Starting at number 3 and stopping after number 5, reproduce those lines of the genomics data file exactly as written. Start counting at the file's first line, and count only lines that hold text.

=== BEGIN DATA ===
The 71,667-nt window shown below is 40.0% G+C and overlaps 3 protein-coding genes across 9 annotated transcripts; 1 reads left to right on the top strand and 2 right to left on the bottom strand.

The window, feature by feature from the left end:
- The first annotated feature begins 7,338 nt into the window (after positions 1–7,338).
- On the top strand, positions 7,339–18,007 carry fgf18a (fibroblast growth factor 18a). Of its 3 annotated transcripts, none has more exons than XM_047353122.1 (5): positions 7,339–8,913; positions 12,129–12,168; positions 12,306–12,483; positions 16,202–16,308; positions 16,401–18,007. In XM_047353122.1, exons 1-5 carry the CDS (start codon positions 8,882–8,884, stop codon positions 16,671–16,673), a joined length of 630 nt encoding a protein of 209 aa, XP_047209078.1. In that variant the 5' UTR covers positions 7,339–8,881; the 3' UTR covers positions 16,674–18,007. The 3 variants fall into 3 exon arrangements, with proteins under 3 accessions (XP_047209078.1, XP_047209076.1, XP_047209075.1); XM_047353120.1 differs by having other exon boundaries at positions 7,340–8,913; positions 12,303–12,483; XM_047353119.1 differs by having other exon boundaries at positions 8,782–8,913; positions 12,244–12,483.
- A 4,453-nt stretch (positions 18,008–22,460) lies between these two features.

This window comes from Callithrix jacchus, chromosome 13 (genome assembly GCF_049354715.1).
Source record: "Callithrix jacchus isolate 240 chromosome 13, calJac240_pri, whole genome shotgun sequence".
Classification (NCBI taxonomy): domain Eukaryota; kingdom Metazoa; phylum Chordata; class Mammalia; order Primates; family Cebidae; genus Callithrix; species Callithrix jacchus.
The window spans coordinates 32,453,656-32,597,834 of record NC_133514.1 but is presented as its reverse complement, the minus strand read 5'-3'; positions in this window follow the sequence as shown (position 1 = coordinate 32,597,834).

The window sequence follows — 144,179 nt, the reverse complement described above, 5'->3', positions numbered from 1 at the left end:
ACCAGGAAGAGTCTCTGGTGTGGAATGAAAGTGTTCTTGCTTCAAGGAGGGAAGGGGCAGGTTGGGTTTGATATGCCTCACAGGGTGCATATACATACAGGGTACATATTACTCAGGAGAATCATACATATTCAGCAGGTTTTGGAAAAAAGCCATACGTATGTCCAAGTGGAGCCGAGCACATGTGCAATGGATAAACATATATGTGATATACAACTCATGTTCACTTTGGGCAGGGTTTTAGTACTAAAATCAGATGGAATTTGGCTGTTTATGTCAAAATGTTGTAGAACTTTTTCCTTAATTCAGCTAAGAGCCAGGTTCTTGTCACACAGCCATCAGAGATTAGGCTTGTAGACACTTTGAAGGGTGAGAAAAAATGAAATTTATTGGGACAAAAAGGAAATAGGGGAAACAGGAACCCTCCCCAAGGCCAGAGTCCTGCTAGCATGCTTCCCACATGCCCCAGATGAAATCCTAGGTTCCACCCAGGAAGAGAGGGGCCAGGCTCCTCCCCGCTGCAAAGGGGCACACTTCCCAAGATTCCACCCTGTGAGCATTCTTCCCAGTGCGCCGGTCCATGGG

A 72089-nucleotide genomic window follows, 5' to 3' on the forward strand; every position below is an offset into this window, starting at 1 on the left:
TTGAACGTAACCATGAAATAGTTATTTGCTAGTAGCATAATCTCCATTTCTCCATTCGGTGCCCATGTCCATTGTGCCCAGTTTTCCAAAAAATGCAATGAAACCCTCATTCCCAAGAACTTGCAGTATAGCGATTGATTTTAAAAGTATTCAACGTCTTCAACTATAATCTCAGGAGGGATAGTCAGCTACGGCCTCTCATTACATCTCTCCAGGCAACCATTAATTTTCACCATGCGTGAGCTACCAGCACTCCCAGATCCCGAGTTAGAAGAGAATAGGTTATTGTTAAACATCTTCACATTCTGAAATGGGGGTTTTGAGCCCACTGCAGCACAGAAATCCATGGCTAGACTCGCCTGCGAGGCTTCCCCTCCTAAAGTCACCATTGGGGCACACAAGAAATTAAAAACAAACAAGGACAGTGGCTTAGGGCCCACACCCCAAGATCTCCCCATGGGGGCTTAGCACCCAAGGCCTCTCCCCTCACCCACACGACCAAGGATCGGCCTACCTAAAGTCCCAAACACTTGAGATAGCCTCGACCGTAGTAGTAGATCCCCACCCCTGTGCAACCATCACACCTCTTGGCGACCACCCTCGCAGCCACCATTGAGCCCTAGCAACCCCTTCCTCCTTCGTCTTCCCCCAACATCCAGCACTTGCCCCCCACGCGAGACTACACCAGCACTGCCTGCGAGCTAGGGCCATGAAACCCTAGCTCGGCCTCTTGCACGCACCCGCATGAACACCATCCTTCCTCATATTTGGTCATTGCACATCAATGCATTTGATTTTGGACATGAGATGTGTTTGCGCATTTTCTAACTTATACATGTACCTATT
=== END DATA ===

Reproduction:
- The first annotated feature begins 7,338 nt into the window (after positions 1–7,338).
- On the top strand, positions 7,339–18,007 carry fgf18a (fibroblast growth factor 18a). Of its 3 annotated transcripts, none has more exons than XM_047353122.1 (5): positions 7,339–8,913; positions 12,129–12,168; positions 12,306–12,483; positions 16,202–16,308; positions 16,401–18,007. In XM_047353122.1, exons 1-5 carry the CDS (start codon positions 8,882–8,884, stop codon positions 16,671–16,673), a joined length of 630 nt encoding a protein of 209 aa, XP_047209078.1. In that variant the 5' UTR covers positions 7,339–8,881; the 3' UTR covers positions 16,674–18,007. The 3 variants fall into 3 exon arrangements, with proteins under 3 accessions (XP_047209078.1, XP_047209076.1, XP_047209075.1); XM_047353120.1 differs by having other exon boundaries at positions 7,340–8,913; positions 12,303–12,483; XM_047353119.1 differs by having other exon boundaries at positions 8,782–8,913; positions 12,244–12,483.
- A 4,453-nt stretch (positions 18,008–22,460) lies between these two features.